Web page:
The Trading with the Enemy Act was originally enacted October 6, 1917, c. 106, 40 Stat. 411, was twice amended in 1918 (40 Stat. 459; 40 Stat. 1020); again amended in 1919 (41 Stat. 35); again amended in 1920 (41 Stat. 977); again amended in May 1940 (54 Stat. 179) and once more on December 18, 1941 by the First War Powers Act (55 Stat. 839). It is strictly a war measure, finding its authority in Art, 1, § 8, cl. 11 of the Constitution. Brown v. United States, 8 Cranch 110, 3 L. Ed. 504; Miller v. United States, 11 Wall. 268, 20 L. Ed. 135. By its terms, the President is granted wide authority to sequester, administer and dispose of alien enemy property in the United States and to proceed summarily and promptly to that end.
The judicial power, when properly invoked, under the statute, should function in like manner.
Art. 1, § 8, cl. 11 of the Constitution, empowers the Congress: "to declare War, grant Letters of Marque and Reprisal and makes Rules concerning Captures on Land and Water." The powers granted to the President in the Trading with the Enemy Act include the power to make "captures" on land. The sequestering of alien enemy property under vesting orders by the Alien Property Custodian, who is the President's agent, is in the nature of a "capture" under Art. 1, § 8, cl. 11 of the Constitution. Stoehr v. Wallace, 255 U.S. 239, 242, 41 S. Ct. 293, 65 L. Ed. 604.
The important question here presented is whether federal jurisdiction in aid of the enforcement of this war statute, cannot be invoked because the property, sought to be vested, is in course of probate in the State court.
The jurisdiction of the federal courts is derived from the Constitution and congressional enactments. It is not subject to restriction or ouster by state legislation e. g. state probate procedural statutes. Miami County Natl. Bank v. Bancroft, 10 Cir., 121 F.2d 921; Payne v. Hook, 7 Wall. 425, 19 L. Ed. 260.
*853 It is clear to me that the Congress intended that alien property in the United States should be "frozen" wherever found and held and administered only in the interest of and for the benefit of the United States. A complete federal dominance in every respect over alien rights and property, to the exclusion of state or local agencies, was obviously purposed. Economic warfare, as an aid to the defeat of the enemy, can only be effective if it is centralized and possesses over-all control.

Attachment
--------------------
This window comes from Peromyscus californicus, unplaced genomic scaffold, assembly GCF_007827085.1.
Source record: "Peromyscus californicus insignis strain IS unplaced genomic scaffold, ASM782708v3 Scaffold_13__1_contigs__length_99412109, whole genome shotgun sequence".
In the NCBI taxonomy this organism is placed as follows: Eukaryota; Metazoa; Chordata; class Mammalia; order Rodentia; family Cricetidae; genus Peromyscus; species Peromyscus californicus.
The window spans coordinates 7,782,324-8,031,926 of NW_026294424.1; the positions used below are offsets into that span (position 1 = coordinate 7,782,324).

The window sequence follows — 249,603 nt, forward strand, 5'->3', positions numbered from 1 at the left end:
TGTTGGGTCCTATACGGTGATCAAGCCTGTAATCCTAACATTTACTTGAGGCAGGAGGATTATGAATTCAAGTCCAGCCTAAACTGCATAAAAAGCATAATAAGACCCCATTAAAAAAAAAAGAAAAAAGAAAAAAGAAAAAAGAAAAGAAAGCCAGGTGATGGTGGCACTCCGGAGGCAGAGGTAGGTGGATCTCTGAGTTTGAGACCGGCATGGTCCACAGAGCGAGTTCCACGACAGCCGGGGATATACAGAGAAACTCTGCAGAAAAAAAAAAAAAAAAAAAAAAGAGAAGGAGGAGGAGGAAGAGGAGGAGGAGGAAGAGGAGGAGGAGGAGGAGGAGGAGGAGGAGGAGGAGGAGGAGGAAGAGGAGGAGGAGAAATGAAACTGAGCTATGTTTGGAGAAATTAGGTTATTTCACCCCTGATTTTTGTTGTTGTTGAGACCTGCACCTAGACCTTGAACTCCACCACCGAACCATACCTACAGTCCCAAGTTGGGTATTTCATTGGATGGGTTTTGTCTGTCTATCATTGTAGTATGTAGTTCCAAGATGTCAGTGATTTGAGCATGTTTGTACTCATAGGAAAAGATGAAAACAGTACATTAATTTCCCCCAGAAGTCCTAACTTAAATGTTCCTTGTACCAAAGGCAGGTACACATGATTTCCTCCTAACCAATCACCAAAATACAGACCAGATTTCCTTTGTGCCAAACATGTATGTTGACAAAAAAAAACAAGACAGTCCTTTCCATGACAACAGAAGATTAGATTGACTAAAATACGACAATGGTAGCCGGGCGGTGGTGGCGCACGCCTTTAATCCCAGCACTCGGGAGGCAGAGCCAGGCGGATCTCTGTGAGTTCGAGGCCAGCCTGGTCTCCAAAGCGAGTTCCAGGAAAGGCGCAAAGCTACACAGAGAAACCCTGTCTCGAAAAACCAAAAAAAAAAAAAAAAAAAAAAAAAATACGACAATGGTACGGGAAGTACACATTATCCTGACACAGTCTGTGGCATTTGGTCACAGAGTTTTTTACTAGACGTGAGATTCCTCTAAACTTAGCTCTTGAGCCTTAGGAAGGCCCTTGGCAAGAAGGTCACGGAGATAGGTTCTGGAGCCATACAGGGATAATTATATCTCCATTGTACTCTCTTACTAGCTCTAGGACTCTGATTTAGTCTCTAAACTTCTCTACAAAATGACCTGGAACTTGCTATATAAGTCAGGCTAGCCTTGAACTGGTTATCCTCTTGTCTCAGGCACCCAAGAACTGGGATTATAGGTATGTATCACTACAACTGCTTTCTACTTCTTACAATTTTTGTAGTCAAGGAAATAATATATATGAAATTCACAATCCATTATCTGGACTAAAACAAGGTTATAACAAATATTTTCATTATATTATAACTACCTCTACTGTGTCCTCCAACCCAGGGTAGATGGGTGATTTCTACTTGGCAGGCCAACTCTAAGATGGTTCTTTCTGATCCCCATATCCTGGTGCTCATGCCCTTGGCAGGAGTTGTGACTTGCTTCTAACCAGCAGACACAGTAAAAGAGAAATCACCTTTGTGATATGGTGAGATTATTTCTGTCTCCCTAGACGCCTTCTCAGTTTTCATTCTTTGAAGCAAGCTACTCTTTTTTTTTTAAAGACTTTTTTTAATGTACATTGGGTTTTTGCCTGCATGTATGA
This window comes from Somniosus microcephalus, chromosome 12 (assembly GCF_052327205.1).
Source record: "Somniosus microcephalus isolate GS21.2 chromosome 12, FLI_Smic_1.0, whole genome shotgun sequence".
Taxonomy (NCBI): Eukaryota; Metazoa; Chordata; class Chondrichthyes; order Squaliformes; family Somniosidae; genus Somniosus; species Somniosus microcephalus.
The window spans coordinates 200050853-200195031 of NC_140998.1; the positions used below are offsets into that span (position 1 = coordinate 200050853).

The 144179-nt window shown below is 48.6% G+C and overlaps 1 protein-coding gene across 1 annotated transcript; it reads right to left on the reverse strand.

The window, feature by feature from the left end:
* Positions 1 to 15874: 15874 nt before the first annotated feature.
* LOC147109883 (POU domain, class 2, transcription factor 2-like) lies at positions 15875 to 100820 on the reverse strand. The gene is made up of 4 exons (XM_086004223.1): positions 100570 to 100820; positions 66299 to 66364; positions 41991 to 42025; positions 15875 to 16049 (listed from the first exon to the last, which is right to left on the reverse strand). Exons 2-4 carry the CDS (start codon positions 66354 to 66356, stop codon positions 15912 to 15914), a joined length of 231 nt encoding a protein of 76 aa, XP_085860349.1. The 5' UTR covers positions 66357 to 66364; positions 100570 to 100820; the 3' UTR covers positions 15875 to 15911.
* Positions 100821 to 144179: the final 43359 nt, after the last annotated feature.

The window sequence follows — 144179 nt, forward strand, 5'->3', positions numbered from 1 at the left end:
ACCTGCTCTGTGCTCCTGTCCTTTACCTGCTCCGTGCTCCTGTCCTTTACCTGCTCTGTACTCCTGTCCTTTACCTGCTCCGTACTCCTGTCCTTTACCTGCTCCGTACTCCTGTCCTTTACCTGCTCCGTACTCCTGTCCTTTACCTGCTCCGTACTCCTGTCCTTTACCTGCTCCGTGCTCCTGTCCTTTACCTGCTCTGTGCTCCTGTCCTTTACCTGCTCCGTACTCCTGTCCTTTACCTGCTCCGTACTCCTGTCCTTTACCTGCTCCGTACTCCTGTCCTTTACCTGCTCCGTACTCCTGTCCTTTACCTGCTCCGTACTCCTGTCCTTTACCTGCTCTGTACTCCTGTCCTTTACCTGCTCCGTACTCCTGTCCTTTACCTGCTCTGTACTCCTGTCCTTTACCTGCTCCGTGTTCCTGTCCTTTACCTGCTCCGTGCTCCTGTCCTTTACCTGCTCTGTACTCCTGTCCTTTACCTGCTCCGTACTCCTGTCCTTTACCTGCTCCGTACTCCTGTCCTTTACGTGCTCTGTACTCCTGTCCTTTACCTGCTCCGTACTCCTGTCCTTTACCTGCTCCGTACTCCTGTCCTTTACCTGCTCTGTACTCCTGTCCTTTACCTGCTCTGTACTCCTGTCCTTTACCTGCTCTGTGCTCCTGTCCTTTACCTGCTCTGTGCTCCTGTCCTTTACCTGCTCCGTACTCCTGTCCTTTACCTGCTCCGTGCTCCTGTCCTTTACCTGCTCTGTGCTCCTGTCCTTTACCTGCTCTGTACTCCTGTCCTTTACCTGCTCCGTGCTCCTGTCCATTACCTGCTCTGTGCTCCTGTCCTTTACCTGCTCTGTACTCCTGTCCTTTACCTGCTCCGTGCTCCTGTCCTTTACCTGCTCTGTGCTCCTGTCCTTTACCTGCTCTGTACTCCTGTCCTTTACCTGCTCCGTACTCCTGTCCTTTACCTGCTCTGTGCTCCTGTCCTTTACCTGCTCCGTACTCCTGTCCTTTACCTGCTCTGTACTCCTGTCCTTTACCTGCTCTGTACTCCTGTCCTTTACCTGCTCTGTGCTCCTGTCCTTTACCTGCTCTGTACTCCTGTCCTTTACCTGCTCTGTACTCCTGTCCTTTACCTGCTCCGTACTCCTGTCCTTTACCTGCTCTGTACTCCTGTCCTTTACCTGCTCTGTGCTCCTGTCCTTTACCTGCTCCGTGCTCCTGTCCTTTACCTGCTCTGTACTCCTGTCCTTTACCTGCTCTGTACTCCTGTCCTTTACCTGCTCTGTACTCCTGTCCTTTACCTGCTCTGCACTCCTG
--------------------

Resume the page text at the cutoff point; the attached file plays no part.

It follows that the federal courts, granted by the Congress the power to issue decree and process in aid of the statute, have jurisdiction to enforce by decree, vesting orders of the Alien Property Custodian.
If it appeared that the property bequeathed was unquestionably vested in United States citizens resident in California, then obviously there would be no basis for claiming federal jurisdiction. Here, however, the validity of the state statute under which the California heirs make claim, is in issue and this, itself, furnishes the grounds for federal jurisdiction.
The California statute (Probate Code 259, 259.1 and 259.2) reads:
§ 259. "Aliens residing abroad; Dependence of rights upon reciprocity. The rights of aliens not residing within the United States or its territories to take either real or personal property or the proceeds thereof in this State by succession or testamentary disposition, upon the same terms and conditions as residents and citizens of the United States is dependent in each case upon the existence of a reciprocal right upon the part of citizens of the United States to take real and personal property and the proceeds thereof upon the same terms and conditions as residents and citizens of the respective countries of which such aliens are inhabitants and citizens and upon the rights of citizens of the United States to receive by payment to them within the United States or its territories money originating from the estates of persons dying within such foreign countries. (Added by Stats.1941, Ch. 895 § 1; effective July 1, 1941.)
§ 259.1. Same: Burden of establishing that rights are reciprocal. The burden shall be upon such nonresident aliens to establish the fact of existence of the reciprocal rights set forth in Section 259. (Added by Stats.1941, Ch. 895, § 1; Effective July 1, 1941.)
§ 259.2. Same: Disposition of property on finding of non-reciprocity. If such reciprocal rights are not found to exist and if no heirs other than such aliens are found eligible to take such property, the property shall be disposed of as escheated property. (Added by Stats.1941, ch. 895, § 1; Effective July 1, 1941.)"
By the foregoing statute, California attempted to enter a field of exclusive federal jurisdiction.
It is contended by defendants that the probate statute is a mere pronouncement of a rule of succession and testamentary disposition. That such is not the fact appears conclusively from the enabling clause which discloses the purpose of the statute to be:
"Sec. 2. This act is hereby declared to be an urgency measure necessary for the immediate preservation of the public peace, health and safety within the meaning of Section 1 of Article IV of the Constitution of the State of California, and shall take effect immediately. The following is a statement of the facts constituting such necessity:
"A great number of foreign nations are either at war, preparing for war or under the control and domination of conquering nations with the result that money and property left to citizens of California is impounded in such foreign countries or taken by confiscatory taxes for war uses. Likewise money and property left to friends and relatives in such foreign countries by persons dying in California is often never received by such nonresident aliens but is seized by these foreign governments and used for war purposes. Because the foreign governments guilty of these practices constitute a direct threat to the Government of the United States, it is immediately necessary that the property and money of citizens dying in this country should remain in this country and not be sent to such foreign countries to be used for the purposes of waging a war that eventually may be directed against the Government of the United States."